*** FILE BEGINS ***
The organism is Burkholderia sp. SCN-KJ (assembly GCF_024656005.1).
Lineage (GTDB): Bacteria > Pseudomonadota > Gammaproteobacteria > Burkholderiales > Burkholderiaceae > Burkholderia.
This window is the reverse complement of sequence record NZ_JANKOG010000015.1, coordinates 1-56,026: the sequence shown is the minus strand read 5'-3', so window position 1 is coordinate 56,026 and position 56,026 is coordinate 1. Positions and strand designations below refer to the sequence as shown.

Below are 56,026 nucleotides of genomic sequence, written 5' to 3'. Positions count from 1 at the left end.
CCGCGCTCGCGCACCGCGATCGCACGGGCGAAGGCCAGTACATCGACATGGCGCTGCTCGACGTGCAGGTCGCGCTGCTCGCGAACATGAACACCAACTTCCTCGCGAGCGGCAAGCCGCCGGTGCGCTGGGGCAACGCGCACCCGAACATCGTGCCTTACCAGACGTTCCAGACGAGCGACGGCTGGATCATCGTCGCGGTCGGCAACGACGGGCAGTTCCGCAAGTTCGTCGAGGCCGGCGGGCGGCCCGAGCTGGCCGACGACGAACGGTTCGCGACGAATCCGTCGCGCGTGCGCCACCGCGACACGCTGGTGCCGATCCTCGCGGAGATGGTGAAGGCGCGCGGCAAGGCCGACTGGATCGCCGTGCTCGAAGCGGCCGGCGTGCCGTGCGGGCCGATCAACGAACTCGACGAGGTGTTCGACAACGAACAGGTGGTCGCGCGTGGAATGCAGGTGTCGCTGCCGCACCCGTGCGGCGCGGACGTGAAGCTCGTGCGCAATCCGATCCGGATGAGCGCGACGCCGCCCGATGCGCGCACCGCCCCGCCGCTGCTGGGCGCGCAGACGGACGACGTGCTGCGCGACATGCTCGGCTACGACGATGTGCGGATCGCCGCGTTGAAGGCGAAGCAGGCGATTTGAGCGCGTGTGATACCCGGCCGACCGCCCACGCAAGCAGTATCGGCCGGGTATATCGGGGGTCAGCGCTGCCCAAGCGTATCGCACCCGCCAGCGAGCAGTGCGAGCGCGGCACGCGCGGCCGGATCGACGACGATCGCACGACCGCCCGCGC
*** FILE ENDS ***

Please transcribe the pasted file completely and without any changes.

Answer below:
The organism is Burkholderia sp. SCN-KJ (assembly GCF_024656005.1).
Lineage (GTDB): Bacteria > Pseudomonadota > Gammaproteobacteria > Burkholderiales > Burkholderiaceae > Burkholderia.
This window is the reverse complement of sequence record NZ_JANKOG010000015.1, coordinates 1-56,026: the sequence shown is the minus strand read 5'-3', so window position 1 is coordinate 56,026 and position 56,026 is coordinate 1. Positions and strand designations below refer to the sequence as shown.

Below are 56,026 nucleotides of genomic sequence, written 5' to 3'. Positions count from 1 at the left end.
CCGCGCTCGCGCACCGCGATCGCACGGGCGAAGGCCAGTACATCGACATGGCGCTGCTCGACGTGCAGGTCGCGCTGCTCGCGAACATGAACACCAACTTCCTCGCGAGCGGCAAGCCGCCGGTGCGCTGGGGCAACGCGCACCCGAACATCGTGCCTTACCAGACGTTCCAGACGAGCGACGGCTGGATCATCGTCGCGGTCGGCAACGACGGGCAGTTCCGCAAGTTCGTCGAGGCCGGCGGGCGGCCCGAGCTGGCCGACGACGAACGGTTCGCGACGAATCCGTCGCGCGTGCGCCACCGCGACACGCTGGTGCCGATCCTCGCGGAGATGGTGAAGGCGCGCGGCAAGGCCGACTGGATCGCCGTGCTCGAAGCGGCCGGCGTGCCGTGCGGGCCGATCAACGAACTCGACGAGGTGTTCGACAACGAACAGGTGGTCGCGCGTGGAATGCAGGTGTCGCTGCCGCACCCGTGCGGCGCGGACGTGAAGCTCGTGCGCAATCCGATCCGGATGAGCGCGACGCCGCCCGATGCGCGCACCGCCCCGCCGCTGCTGGGCGCGCAGACGGACGACGTGCTGCGCGACATGCTCGGCTACGACGATGTGCGGATCGCCGCGTTGAAGGCGAAGCAGGCGATTTGAGCGCGTGTGATACCCGGCCGACCGCCCACGCAAGCAGTATCGGCCGGGTATATCGGGGGTCAGCGCTGCCCAAGCGTATCGCACCCGCCAGCGAGCAGTGCGAGCGCGGCACGCGCGGCCGGATCGACGACGATCGCACGACCGCCCGCGC